Featured Videos

Your JavaScript is turned off or you have an old version of Adobe's Flash Player. Get the latest Flash player.
Treatment for Childhood Epilepsy Heats up Medical Marijuana Debatei
X
Shelley Schlender
July 24, 2014 6:43 PM
In the United States, marijuana is classed as an illegal drug by the federal government. But nearly half the states have legalized it, to some degree. Proponents say some strains of marijuana might have exceptional health benefits, for treating pain or inflammation in chronic conditions such as cancer, multiple sclerosis and epilepsy. Shelley Schlender reports on a strain of medical marijuana developed in Colorado that is reputed to reduce seizures in childhood epilepsy
Video

Video Treatment for Childhood Epilepsy Heats up Medical Marijuana Debate

In the United States, marijuana is classed as an illegal drug by the federal government. But nearly half the states have legalized it, to some degree. Proponents say some strains of marijuana might have exceptional health benefits, for treating pain or inflammation in chronic conditions such as cancer, multiple sclerosis and epilepsy. Shelley Schlender reports on a strain of medical marijuana developed in Colorado that is reputed to reduce seizures in childhood epilepsy
Video

Video Airbus Adds Metal 3D Printed Parts to New Jets

By the end of this year, European aircraft manufacturing consortium Airbus plans to deliver the first of its new, extra-wide-body passenger jets, the A350-XWB. Among other technological innovations, the new plane will also incorporate metal parts made in a 3-D printer. VOA's George Putic has more.
Video

Video Death Toll From Israel-Gaza Conflict Surpasses 700

Gaza officials say a shelling hit a compound housing a United Nations-run school in the Gaza Strip, killing more than a dozen people, during an Israeli offensive in the area. Heavy fighting between the Israeli military and Hamas militants continued on Thursday, pushing up the death toll. So far, more than 730 Palestinians and 35 Israelis have been killed in the conflict. VOA's Scott Bobb has the latest from Jerusalem.
Video

Video AIDS Conference Welcomes Exciting Developments in HIV Treatment, Prevention

Significant strides have been made in recent years toward the treatment and prevention of HIV, the virus that causes AIDS. This year, at the International AIDS Conference, the AIDS community welcomed progress on a new pill that may prevent transmission of the deadly virus. VOA’s Anita Powell reports from Melbourne, Australia.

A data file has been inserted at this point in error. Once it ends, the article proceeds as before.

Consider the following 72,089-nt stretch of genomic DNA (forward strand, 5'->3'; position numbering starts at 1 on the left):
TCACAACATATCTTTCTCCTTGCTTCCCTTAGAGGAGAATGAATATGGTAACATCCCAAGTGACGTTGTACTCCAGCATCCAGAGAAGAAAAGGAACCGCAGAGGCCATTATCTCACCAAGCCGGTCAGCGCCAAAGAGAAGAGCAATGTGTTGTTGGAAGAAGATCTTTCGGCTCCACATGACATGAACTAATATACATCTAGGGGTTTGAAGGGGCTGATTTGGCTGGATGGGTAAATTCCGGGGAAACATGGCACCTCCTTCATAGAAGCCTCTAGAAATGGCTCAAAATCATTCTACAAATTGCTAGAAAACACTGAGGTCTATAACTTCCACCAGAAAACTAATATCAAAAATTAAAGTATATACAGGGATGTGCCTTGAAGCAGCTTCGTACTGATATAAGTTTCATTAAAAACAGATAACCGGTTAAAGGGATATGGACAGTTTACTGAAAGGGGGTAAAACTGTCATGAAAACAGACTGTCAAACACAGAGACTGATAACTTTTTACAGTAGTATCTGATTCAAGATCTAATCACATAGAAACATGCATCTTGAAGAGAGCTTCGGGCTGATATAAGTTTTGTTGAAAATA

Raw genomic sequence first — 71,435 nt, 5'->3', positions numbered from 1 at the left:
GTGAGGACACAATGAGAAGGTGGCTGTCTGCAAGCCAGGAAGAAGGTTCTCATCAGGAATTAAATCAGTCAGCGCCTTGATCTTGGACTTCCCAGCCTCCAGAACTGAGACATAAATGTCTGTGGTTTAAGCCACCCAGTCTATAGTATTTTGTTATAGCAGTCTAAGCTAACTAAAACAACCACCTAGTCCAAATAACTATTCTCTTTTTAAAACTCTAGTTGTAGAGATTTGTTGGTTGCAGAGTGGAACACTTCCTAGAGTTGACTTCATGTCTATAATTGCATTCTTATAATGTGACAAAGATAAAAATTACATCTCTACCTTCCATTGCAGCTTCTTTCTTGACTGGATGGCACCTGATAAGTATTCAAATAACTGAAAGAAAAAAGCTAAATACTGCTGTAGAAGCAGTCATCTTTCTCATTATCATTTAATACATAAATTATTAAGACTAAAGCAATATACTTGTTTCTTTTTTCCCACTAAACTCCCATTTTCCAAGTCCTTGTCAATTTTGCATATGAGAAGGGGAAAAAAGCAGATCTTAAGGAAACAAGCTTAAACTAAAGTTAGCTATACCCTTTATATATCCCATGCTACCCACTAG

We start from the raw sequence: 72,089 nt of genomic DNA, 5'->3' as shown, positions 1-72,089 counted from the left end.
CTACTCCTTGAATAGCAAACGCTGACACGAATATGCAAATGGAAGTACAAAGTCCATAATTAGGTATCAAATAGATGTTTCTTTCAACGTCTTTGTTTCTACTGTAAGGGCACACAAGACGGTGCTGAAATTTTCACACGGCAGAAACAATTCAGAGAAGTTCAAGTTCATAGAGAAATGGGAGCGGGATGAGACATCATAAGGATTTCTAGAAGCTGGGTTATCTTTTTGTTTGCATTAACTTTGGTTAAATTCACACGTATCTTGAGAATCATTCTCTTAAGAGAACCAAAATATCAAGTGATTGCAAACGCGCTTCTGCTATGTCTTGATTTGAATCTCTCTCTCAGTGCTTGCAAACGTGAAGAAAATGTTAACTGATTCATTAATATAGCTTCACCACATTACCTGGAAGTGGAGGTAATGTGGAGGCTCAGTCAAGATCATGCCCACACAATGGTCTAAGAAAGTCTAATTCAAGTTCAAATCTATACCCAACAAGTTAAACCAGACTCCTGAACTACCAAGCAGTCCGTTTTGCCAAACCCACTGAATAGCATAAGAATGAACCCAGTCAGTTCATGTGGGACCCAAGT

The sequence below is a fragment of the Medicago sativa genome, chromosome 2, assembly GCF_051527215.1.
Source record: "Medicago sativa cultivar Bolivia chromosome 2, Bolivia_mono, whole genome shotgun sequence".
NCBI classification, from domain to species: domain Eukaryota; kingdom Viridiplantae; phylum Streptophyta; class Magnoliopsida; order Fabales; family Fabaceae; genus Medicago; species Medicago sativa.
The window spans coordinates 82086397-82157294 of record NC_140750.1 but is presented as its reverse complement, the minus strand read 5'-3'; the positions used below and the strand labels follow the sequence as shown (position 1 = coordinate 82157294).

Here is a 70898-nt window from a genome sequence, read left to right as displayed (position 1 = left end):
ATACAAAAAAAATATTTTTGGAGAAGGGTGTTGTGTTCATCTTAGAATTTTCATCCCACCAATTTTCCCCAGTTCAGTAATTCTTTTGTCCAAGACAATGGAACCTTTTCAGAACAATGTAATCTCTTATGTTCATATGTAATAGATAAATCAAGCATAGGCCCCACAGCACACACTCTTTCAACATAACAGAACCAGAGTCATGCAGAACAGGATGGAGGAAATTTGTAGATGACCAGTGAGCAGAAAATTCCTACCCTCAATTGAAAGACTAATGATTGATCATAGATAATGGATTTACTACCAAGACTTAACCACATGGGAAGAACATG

Video

Video Israel Targets Gaza Supply Tunnels

The Israeli military has launched a ground operation in Gaza to destroy the myriad tunnels that may have been used to smuggle weapons to Hamas. VOA's Zlatica Hoke reports that could mean more hardship for the people of Gaza, who obtain some of their essential supplies through these underground passages
Video

Video Researchers Target Low-Cost Avatar Technology

Scientists at the University of Southern California Institute for Creative Technologies say 3-dimensional representations could revolutionize social media. Elizabeth Lee has more from Los Angeles.
Video

Video IAEA: Iran Turns its Enriched Uranium Into Less Harmful Form

Iran has converted its stockpiles of enriched uranium into a less dangerous form that is more difficult to use for nuclear weapons, according to the United Nations’ Atomic Energy Agency. The move complies with an interim deal reached with Western powers on Iran's nuclear program last year, in exchange for easing of sanctions. Henry Ridgwell reports for VOA from London.
Video

Video In Cambodia, HIV Diagnosis Brings Deadly Shame

Although HIV/AIDS is now a treatable condition, a positive diagnosis is still a life altering experience. In Cambodia, people living with HIV are often disowned by friends, family and the community. This humiliation can be unbearable. We bring you one Cambodian woman’s struggle to overcome a life tragedy and her own HIV positive diagnosis.

AppleAndroid